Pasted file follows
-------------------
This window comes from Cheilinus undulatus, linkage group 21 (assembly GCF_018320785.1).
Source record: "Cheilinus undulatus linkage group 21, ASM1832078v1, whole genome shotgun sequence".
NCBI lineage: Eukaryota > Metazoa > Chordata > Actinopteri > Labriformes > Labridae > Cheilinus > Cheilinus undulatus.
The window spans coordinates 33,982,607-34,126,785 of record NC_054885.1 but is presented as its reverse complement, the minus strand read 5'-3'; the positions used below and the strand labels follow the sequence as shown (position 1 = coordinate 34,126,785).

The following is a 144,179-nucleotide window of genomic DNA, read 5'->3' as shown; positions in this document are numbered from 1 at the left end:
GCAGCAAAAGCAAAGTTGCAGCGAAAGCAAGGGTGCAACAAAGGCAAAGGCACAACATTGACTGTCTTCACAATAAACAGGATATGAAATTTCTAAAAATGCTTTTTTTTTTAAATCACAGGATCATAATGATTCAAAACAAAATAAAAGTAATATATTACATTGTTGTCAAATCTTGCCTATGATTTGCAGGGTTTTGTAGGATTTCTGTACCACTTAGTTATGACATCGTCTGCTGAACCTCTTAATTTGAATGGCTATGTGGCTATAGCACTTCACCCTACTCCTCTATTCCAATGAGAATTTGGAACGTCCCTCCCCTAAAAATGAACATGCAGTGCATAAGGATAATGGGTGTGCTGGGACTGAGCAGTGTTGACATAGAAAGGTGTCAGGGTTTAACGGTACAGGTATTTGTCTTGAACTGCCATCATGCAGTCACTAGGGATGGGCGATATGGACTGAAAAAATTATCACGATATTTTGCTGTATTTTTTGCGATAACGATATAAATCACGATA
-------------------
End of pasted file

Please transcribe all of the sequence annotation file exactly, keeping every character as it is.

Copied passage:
This window comes from Cheilinus undulatus, linkage group 21 (assembly GCF_018320785.1).
Source record: "Cheilinus undulatus linkage group 21, ASM1832078v1, whole genome shotgun sequence".
NCBI lineage: Eukaryota > Metazoa > Chordata > Actinopteri > Labriformes > Labridae > Cheilinus > Cheilinus undulatus.
The window spans coordinates 33,982,607-34,126,785 of record NC_054885.1 but is presented as its reverse complement, the minus strand read 5'-3'; the positions used below and the strand labels follow the sequence as shown (position 1 = coordinate 34,126,785).

The following is a 144,179-nucleotide window of genomic DNA, read 5'->3' as shown; positions in this document are numbered from 1 at the left end:
GCAGCAAAAGCAAAGTTGCAGCGAAAGCAAGGGTGCAACAAAGGCAAAGGCACAACATTGACTGTCTTCACAATAAACAGGATATGAAATTTCTAAAAATGCTTTTTTTTTTAAATCACAGGATCATAATGATTCAAAACAAAATAAAAGTAATATATTACATTGTTGTCAAATCTTGCCTATGATTTGCAGGGTTTTGTAGGATTTCTGTACCACTTAGTTATGACATCGTCTGCTGAACCTCTTAATTTGAATGGCTATGTGGCTATAGCACTTCACCCTACTCCTCTATTCCAATGAGAATTTGGAACGTCCCTCCCCTAAAAATGAACATGCAGTGCATAAGGATAATGGGTGTGCTGGGACTGAGCAGTGTTGACATAGAAAGGTGTCAGGGTTTAACGGTACAGGTATTTGTCTTGAACTGCCATCATGCAGTCACTAGGGATGGGCGATATGGACTGAAAAAATTATCACGATATTTTGCTGTATTTTTTGCGATAACGATATAAATCACGATA